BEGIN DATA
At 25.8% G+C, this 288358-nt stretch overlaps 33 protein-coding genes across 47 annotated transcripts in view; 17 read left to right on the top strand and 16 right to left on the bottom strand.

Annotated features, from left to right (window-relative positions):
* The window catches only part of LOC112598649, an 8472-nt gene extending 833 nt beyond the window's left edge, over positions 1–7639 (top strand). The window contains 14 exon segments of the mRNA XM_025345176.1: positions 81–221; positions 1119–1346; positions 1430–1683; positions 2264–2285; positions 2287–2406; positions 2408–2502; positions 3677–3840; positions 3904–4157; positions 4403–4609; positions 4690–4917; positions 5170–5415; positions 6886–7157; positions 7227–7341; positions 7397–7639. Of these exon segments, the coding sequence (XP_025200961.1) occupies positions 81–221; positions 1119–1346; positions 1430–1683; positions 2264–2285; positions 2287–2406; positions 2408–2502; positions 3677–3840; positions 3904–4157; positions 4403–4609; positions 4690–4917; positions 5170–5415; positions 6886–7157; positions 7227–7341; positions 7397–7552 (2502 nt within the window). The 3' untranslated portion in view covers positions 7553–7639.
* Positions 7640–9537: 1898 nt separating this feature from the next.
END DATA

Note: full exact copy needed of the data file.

At 25.8% G+C, this 288358-nt stretch overlaps 33 protein-coding genes across 47 annotated transcripts in view; 17 read left to right on the top strand and 16 right to left on the bottom strand.

Annotated features, from left to right (window-relative positions):
* The window catches only part of LOC112598649, an 8472-nt gene extending 833 nt beyond the window's left edge, over positions 1–7639 (top strand). The window contains 14 exon segments of the mRNA XM_025345176.1: positions 81–221; positions 1119–1346; positions 1430–1683; positions 2264–2285; positions 2287–2406; positions 2408–2502; positions 3677–3840; positions 3904–4157; positions 4403–4609; positions 4690–4917; positions 5170–5415; positions 6886–7157; positions 7227–7341; positions 7397–7639. Of these exon segments, the coding sequence (XP_025200961.1) occupies positions 81–221; positions 1119–1346; positions 1430–1683; positions 2264–2285; positions 2287–2406; positions 2408–2502; positions 3677–3840; positions 3904–4157; positions 4403–4609; positions 4690–4917; positions 5170–5415; positions 6886–7157; positions 7227–7341; positions 7397–7552 (2502 nt within the window). The 3' untranslated portion in view covers positions 7553–7639.
* Positions 7640–9537: 1898 nt separating this feature from the next.